At that time it wasn't obvious to me where dub was meant to be listened to, or what it was. I had one of Sly & Robbie's earlier records which was called Boops, and it had a CJ Mackintosh remix on the back which was one of the first scratching records I had. So I went back to try and find another record from Sly & Robbie, and the only one I could find was A Dub Experience, which was very '80s dub, with loads of digital drum machines. It wasn't like Kingston, Jamaica dub which I imagined I would be listening to. It was really coldly produced, with loads of reverbs in a different sense. They have a mad production style which I'm quite fond of. I don't think it's dated badly but it really identifies that period and they all seem to be part of the same school, putting reverbs on the drum machine snare. It was funny to see that across the board from jazz and dub to pop but it all had a very similar sound. All these new machines were coming on the market and I think it all affected the music.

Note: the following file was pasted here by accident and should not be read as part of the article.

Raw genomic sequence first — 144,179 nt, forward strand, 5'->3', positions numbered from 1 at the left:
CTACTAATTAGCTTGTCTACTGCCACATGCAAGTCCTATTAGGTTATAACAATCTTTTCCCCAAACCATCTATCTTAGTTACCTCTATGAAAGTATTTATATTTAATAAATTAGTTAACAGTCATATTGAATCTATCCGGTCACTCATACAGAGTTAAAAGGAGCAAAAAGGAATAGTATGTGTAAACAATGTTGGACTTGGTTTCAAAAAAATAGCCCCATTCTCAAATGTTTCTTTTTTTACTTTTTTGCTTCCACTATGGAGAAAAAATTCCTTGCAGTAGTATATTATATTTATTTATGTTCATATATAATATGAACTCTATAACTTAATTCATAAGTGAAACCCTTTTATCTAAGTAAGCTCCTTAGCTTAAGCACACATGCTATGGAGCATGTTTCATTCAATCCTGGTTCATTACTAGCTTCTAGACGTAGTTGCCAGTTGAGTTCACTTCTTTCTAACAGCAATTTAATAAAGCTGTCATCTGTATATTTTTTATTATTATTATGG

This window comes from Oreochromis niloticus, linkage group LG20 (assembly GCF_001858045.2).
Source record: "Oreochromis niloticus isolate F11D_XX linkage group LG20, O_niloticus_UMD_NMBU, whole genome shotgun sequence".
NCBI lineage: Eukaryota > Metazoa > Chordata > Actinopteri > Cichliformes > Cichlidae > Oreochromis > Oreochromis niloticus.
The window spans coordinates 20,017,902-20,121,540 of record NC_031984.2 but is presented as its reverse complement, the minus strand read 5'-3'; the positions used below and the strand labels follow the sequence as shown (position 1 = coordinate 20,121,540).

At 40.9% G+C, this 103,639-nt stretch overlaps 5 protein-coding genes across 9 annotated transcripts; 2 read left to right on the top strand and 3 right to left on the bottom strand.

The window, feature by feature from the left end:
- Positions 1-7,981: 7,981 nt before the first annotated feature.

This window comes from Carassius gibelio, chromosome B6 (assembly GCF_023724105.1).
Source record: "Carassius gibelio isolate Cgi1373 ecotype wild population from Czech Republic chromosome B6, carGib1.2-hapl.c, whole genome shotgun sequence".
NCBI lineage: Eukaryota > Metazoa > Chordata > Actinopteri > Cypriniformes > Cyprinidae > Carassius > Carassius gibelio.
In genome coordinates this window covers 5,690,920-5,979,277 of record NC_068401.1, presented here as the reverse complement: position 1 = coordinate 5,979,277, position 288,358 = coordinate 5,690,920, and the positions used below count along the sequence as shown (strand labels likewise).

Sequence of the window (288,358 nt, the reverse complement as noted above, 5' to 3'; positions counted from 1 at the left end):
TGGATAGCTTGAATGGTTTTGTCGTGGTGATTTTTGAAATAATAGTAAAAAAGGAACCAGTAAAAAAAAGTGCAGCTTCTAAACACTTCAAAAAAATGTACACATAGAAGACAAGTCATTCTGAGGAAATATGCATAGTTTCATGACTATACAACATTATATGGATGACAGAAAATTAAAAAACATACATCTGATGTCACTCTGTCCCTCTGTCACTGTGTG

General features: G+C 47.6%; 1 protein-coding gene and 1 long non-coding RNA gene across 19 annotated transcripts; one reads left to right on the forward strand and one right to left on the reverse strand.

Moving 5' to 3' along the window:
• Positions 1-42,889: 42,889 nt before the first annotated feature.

Sly & Robbie seemed to be the ones to actively embrace new technology in reggae and push the digital side of things.
They were working with people like Grace Jones around that time. That Boops record is a great example of how they were doing something different. It wasn't until later that I discovered King Tubby and this real '70s sound. Whereas King Tubby you can maybe confuse with other guys like Prince Far-I or other '70s Jamaican producers, that Sly & Robbie album is quite peculiar. It's mixed between that Jamaican sound and that European, almost industrial sound, like the way the drums go, or the effects being a bit more varied than proper '70s Jamaican dub. Sly & Robbie didn't have that organic sound.
The industrial angle is something that really comes across with the Peter Gabriel and Kraftwerk albums too.